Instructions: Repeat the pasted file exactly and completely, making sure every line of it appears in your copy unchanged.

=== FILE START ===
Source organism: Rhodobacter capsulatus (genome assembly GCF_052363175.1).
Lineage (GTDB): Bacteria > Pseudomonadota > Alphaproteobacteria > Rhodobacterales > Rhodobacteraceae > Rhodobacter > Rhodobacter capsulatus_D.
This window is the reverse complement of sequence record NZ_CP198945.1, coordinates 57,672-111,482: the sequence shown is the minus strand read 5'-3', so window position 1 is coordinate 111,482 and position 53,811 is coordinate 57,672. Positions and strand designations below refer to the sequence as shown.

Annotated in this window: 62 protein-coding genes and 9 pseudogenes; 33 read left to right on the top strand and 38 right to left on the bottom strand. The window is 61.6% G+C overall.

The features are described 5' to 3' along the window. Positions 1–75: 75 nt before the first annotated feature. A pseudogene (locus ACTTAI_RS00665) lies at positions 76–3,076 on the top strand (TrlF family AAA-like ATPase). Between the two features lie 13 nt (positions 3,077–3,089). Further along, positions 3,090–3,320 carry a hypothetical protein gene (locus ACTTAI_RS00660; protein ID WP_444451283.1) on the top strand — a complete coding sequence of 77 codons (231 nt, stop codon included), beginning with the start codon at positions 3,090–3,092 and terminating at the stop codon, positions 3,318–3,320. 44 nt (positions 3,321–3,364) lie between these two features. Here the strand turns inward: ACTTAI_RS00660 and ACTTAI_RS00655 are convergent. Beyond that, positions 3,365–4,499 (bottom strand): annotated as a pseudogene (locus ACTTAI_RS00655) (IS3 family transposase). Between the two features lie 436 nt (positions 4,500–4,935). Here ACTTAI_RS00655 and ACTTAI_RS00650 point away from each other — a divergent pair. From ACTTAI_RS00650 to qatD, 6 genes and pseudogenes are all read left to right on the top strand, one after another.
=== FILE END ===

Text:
Source organism: Rhodobacter capsulatus (genome assembly GCF_052363175.1).
Lineage (GTDB): Bacteria > Pseudomonadota > Alphaproteobacteria > Rhodobacterales > Rhodobacteraceae > Rhodobacter > Rhodobacter capsulatus_D.
This window is the reverse complement of sequence record NZ_CP198945.1, coordinates 57,672-111,482: the sequence shown is the minus strand read 5'-3', so window position 1 is coordinate 111,482 and position 53,811 is coordinate 57,672. Positions and strand designations below refer to the sequence as shown.

Annotated in this window: 62 protein-coding genes and 9 pseudogenes; 33 read left to right on the top strand and 38 right to left on the bottom strand. The window is 61.6% G+C overall.

The features are described 5' to 3' along the window. Positions 1–75: 75 nt before the first annotated feature. A pseudogene (locus ACTTAI_RS00665) lies at positions 76–3,076 on the top strand (TrlF family AAA-like ATPase). Between the two features lie 13 nt (positions 3,077–3,089). Further along, positions 3,090–3,320 carry a hypothetical protein gene (locus ACTTAI_RS00660; protein ID WP_444451283.1) on the top strand — a complete coding sequence of 77 codons (231 nt, stop codon included), beginning with the start codon at positions 3,090–3,092 and terminating at the stop codon, positions 3,318–3,320. 44 nt (positions 3,321–3,364) lie between these two features. Here the strand turns inward: ACTTAI_RS00660 and ACTTAI_RS00655 are convergent. Beyond that, positions 3,365–4,499 (bottom strand): annotated as a pseudogene (locus ACTTAI_RS00655) (IS3 family transposase). Between the two features lie 436 nt (positions 4,500–4,935). Here ACTTAI_RS00655 and ACTTAI_RS00650 point away from each other — a divergent pair. From ACTTAI_RS00650 to qatD, 6 genes and pseudogenes are all read left to right on the top strand, one after another.